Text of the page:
Tribe trucks totem pole 4,800 miles across America in fossil fuels protest

A Native American tribe is travelling nearly 5,000 miles across Canada and the U.S. with a 22-foot-tall totem pole on a flatbed truck in a symbolic protest agains fossil fuels. The Lummi Nation hopes the journey will create a united front in the among tribes fighting plans for coal terminals and crude oil pipelines in their backyards. The 19-day totem trek started on Tuesday in Vancouver, British Columbia, and makes a stop on Friday in Longview, Washington, where a proposed shipping terminal would export 44 million tons of coal a year. The journey includes tribal blessing ceremonies at each stop.

We’re all trying to unite our voices to make sure we’re all speaking out

Jewell James, a Lummi tribal member and head carver at the House of Tears Carvers.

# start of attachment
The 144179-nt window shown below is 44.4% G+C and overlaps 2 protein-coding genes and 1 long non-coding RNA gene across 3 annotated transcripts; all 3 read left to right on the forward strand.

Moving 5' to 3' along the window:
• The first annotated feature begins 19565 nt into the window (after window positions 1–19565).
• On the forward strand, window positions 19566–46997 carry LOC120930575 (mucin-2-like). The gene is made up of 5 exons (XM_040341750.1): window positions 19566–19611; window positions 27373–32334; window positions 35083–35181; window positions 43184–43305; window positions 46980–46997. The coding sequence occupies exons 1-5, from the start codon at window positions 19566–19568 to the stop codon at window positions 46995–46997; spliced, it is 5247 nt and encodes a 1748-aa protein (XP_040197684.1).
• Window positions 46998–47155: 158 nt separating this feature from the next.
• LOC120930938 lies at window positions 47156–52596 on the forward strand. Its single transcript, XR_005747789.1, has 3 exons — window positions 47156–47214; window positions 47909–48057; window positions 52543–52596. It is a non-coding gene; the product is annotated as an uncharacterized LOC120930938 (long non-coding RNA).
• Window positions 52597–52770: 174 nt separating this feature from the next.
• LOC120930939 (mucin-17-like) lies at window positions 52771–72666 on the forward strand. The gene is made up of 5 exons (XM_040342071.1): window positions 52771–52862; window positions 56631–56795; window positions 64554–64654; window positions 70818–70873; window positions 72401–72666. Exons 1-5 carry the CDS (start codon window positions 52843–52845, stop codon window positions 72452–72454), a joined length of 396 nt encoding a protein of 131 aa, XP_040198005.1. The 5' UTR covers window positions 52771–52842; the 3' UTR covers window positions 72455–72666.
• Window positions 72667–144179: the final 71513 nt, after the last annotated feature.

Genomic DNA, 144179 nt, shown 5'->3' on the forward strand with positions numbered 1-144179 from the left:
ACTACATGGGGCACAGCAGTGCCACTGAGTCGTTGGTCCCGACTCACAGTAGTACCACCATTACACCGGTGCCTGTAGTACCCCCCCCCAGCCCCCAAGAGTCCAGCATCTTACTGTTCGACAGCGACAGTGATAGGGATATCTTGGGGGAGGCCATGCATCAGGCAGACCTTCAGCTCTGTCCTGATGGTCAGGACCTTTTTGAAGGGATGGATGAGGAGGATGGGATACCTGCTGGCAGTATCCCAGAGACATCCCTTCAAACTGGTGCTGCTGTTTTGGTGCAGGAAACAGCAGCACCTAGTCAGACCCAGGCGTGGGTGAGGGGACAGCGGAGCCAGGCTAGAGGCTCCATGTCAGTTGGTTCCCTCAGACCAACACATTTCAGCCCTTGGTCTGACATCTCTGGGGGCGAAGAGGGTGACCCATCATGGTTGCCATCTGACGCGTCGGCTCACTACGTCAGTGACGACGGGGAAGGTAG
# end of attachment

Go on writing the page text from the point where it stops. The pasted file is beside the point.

This is the fourth year of the symbolic totem protests, a sign of growing environmental activism among north American tribespeople. This year’s brightly painted totem weighs 3,000lb and is carved of western red cedar. An eagle with a 12-foot wingspan sits on top, and the pole itself features a wolf and bear — symbols of leadership, cunning and courage — as well as white buffalo and tribal figures. At a blessing at the entrance of a cathedral in Seattle on Thursday, Lummi Nation member Linda Soriano fanned smoke from burning sage, covering the pole in a haze as the sun beamed down.

Mother Earth has been hurting from all of the abuse that has been going on. The unsafe practices of the coal, and the mining and the transportation of energy

Lummi Nation member Randy Peters Sr